WASHINGTON (AFP) – Councillors in the United States (US) city of Minneapolis pledged late Sunday to dismantle and rebuild the police department, after the death in custody of George Floyd sparked nationwide protests about racism in law enforcement, pushing the issue onto the national political agenda.
Floyd was killed on May 25 when white Minneapolis police officer Derek Chauvin pressed his knee on the unarmed black man’s neck for nearly nine minutes.
Chauvin has been charged with second-degree murder and appeared in court yesterday.
“We committed to dismantling policing as we know it in the city of Minneapolis and to rebuild with our community a new model of public safety that actually keeps our community safe,” Council President Lisa Bender told CNN, after a majority of councillors committed to the effort.
Minneapolis Mayor Jacob Frey, however, is against getting rid of the department, and the head of the city’s powerful police union, Bob Kroll, appeared on stage last year with US President Donald Trump.
The vow by the majority of councillors came a day after Frey was booed at and asked to leave a “Defund the Police” rally.
He later told AFP he supported “massive structural reform to revise this structurally racist system” but not “abolishing the entire police department.”
Bystander video of the incident – which captured Floyd calling for his mother and saying he could not breathe – has sparked two weeks of mostly peaceful demonstrations across the country.
On Sunday, protesters in cities including Washington, New York and Winter Park, Florida, began focussing their outrage over the death of the unarmed Floyd into demands for police reform and social justice.
Mitt Romney, a Republican senator from Utah, joined a group of protesters marching toward the White House. He tweeted photos of himself in the procession, along with the simple caption, “Black Lives Matter.”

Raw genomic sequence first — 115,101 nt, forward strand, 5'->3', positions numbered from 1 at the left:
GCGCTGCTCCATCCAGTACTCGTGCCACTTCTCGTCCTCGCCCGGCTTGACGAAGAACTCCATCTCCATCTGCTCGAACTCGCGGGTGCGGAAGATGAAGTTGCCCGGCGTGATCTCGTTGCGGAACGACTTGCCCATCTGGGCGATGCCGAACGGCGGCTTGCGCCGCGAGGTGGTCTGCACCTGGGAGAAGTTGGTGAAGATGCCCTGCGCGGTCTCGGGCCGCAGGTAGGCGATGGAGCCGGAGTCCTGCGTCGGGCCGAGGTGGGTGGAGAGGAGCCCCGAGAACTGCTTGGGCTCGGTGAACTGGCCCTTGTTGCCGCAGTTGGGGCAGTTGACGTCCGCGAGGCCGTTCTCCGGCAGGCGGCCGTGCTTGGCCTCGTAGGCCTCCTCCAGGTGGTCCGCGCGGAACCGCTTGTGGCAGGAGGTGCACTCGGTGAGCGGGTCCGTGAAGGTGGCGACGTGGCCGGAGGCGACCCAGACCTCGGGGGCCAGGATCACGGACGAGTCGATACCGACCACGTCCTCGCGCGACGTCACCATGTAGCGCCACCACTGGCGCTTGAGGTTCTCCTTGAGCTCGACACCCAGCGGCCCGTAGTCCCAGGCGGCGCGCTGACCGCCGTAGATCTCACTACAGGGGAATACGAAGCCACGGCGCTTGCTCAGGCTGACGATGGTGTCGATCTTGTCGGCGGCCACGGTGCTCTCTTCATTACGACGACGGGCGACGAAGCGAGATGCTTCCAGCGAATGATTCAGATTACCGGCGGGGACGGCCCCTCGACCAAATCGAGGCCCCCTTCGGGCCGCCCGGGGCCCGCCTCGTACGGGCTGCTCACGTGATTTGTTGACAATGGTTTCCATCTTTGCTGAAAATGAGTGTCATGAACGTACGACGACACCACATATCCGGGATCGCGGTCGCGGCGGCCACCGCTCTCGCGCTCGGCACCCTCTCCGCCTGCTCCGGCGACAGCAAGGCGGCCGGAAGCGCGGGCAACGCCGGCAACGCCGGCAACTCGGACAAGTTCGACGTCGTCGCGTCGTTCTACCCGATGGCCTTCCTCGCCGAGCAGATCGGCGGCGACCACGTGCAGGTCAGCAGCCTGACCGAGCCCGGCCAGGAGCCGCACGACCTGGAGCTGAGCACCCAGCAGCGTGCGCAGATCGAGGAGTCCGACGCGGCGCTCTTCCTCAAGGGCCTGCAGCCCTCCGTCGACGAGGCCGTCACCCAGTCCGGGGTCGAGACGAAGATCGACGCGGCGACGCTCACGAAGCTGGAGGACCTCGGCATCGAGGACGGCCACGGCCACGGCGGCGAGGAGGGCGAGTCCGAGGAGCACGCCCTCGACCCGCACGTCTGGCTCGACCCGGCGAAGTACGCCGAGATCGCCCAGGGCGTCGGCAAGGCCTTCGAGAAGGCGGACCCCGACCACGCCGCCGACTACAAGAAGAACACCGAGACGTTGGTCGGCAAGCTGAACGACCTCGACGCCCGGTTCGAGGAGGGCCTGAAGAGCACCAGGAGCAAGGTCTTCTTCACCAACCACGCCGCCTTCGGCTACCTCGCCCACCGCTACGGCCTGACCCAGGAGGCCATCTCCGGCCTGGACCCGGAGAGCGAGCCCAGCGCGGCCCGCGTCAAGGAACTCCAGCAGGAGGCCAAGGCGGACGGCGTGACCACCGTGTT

Although Romney has been a rare Republican voice of opposition to Trump, he was joined last week by Republican Senator Lisa Murkowski, who said criticism of Trump was overdue.
Trump’s tough approach to putting down protests continued to draw exceptional rebukes from top retired military officers, a group normally loath to criticise a civilian leader.
Former Joint Chiefs of Staff chairman Colin Powell joined them on Sunday, saying Trump had “drifted away” from the Constitution. Powell, a Republican moderate, said Trump had weakened America’s position around the world and that in November’s presidential election he would support Democrat Joe Biden.
Condoleezza Rice, who succeeded Powell as secretary of state under President George W Bush, told CBS she would “absolutely” oppose using the military against peaceful protesters, adding, “This isn’t a battlefield.”
The president has ordered National Guard troops to begin withdrawing from the nation’s capital, whose Mayor Muriel Bowser, a Democrat who jousted with Trump over the use of force in her city, told Fox News there had been no arrests on Saturday despite the protests which saw thousands moving through the capital’s streets.
A week earlier, however, there were fires and vandalism.
Acting Homeland Security Secretary Chad Wolf told ABC that Washington had been “a city out of control” and denied a problem of systemic racism among police.
The Trump administration has proposed no specific policy changes in response to the widespread outrage over Floyd’s death.
Members of the Congressional Black Caucus (CBC) said they would introduce legislation in the House of Representatives to make policing more accountable.